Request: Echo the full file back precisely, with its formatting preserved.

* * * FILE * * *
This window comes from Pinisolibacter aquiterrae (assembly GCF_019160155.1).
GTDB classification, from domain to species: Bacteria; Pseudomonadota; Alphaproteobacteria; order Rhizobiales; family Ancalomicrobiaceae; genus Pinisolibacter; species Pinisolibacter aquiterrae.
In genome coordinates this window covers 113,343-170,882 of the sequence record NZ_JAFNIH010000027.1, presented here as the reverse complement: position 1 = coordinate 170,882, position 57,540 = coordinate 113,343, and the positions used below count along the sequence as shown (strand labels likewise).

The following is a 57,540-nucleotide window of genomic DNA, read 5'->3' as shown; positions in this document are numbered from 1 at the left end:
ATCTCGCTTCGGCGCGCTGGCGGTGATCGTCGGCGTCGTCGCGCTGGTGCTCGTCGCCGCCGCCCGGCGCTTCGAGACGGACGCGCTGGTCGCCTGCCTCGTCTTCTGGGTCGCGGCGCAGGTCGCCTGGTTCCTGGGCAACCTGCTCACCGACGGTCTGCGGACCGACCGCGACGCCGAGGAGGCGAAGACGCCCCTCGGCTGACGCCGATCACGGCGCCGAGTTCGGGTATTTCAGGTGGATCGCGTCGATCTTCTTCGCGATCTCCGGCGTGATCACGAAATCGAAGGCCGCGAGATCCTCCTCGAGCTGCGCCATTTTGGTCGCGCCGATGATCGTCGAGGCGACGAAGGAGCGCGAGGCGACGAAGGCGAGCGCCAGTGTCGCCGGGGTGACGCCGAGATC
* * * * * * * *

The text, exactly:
This window comes from Pinisolibacter aquiterrae (assembly GCF_019160155.1).
GTDB classification, from domain to species: Bacteria; Pseudomonadota; Alphaproteobacteria; order Rhizobiales; family Ancalomicrobiaceae; genus Pinisolibacter; species Pinisolibacter aquiterrae.
In genome coordinates this window covers 113,343-170,882 of the sequence record NZ_JAFNIH010000027.1, presented here as the reverse complement: position 1 = coordinate 170,882, position 57,540 = coordinate 113,343, and the positions used below count along the sequence as shown (strand labels likewise).

The following is a 57,540-nucleotide window of genomic DNA, read 5'->3' as shown; positions in this document are numbered from 1 at the left end:
ATCTCGCTTCGGCGCGCTGGCGGTGATCGTCGGCGTCGTCGCGCTGGTGCTCGTCGCCGCCGCCCGGCGCTTCGAGACGGACGCGCTGGTCGCCTGCCTCGTCTTCTGGGTCGCGGCGCAGGTCGCCTGGTTCCTGGGCAACCTGCTCACCGACGGTCTGCGGACCGACCGCGACGCCGAGGAGGCGAAGACGCCCCTCGGCTGACGCCGATCACGGCGCCGAGTTCGGGTATTTCAGGTGGATCGCGTCGATCTTCTTCGCGATCTCCGGCGTGATCACGAAATCGAAGGCCGCGAGATCCTCCTCGAGCTGCGCCATTTTGGTCGCGCCGATGATCGTCGAGGCGACGAAGGAGCGCGAGGCGACGAAGGCGAGCGCCAGTGTCGCCGGGGTGACGCCGAGATC